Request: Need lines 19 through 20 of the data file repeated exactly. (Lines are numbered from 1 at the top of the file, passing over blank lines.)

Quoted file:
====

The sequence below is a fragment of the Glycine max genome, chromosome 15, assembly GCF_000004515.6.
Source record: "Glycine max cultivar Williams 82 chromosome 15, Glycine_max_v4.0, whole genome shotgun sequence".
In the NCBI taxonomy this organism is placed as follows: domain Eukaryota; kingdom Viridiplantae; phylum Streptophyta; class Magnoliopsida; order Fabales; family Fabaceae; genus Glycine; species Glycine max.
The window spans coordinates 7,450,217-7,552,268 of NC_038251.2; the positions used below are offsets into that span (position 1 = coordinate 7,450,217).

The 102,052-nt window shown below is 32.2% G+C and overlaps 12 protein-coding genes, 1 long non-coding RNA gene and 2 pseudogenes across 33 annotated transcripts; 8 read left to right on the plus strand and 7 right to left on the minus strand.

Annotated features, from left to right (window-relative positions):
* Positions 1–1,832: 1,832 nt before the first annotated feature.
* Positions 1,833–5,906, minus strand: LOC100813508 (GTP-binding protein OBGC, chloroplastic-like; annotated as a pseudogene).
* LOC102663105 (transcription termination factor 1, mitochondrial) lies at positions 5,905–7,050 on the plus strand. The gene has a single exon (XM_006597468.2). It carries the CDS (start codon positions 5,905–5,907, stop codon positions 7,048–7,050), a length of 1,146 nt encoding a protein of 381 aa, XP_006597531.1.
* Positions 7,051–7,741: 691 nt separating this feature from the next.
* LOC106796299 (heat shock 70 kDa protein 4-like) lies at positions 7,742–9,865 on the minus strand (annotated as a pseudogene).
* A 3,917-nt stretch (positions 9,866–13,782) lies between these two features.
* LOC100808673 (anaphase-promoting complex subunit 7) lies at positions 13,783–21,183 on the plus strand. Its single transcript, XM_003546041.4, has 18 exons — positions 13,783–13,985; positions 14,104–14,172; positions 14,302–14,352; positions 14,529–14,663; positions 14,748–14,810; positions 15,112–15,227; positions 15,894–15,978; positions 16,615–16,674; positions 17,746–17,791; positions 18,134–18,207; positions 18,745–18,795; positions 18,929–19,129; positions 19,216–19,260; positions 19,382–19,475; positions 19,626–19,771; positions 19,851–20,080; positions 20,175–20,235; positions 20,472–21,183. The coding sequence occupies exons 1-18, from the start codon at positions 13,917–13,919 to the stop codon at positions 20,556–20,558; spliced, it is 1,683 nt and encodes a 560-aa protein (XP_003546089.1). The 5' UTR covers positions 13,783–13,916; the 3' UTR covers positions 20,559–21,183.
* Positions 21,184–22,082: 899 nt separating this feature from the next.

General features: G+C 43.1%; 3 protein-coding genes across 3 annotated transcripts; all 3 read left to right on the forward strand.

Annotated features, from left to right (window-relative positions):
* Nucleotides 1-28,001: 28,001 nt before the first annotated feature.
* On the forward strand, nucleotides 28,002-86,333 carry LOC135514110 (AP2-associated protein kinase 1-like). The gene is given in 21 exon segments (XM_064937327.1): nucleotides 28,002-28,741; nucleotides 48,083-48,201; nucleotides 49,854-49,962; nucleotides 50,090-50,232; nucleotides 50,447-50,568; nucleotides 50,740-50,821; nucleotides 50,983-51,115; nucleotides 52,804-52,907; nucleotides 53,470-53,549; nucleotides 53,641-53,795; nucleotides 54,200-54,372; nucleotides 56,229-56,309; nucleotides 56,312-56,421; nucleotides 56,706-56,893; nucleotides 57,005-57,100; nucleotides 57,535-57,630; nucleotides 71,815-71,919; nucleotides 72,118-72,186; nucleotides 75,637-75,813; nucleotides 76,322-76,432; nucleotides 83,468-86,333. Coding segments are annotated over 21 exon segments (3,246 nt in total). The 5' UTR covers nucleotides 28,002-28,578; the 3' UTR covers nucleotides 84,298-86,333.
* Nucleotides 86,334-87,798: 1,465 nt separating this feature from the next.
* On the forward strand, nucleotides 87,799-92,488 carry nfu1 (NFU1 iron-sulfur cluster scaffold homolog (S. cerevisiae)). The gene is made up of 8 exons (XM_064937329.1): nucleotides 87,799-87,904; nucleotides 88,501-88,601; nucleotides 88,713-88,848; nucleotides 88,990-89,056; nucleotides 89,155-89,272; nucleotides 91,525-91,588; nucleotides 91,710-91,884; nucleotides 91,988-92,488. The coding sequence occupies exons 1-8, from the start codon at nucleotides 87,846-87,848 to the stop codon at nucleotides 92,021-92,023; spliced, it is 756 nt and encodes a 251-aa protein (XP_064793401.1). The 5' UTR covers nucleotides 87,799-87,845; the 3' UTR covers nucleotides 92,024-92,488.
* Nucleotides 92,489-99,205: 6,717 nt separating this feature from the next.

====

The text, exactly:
* Nucleotides 86,334-87,798: 1,465 nt separating this feature from the next.
* On the forward strand, nucleotides 87,799-92,488 carry nfu1 (NFU1 iron-sulfur cluster scaffold homolog (S. cerevisiae)). The gene is made up of 8 exons (XM_064937329.1): nucleotides 87,799-87,904; nucleotides 88,501-88,601; nucleotides 88,713-88,848; nucleotides 88,990-89,056; nucleotides 89,155-89,272; nucleotides 91,525-91,588; nucleotides 91,710-91,884; nucleotides 91,988-92,488. The coding sequence occupies exons 1-8, from the start codon at nucleotides 87,846-87,848 to the stop codon at nucleotides 92,021-92,023; spliced, it is 756 nt and encodes a 251-aa protein (XP_064793401.1). The 5' UTR covers nucleotides 87,799-87,845; the 3' UTR covers nucleotides 92,024-92,488.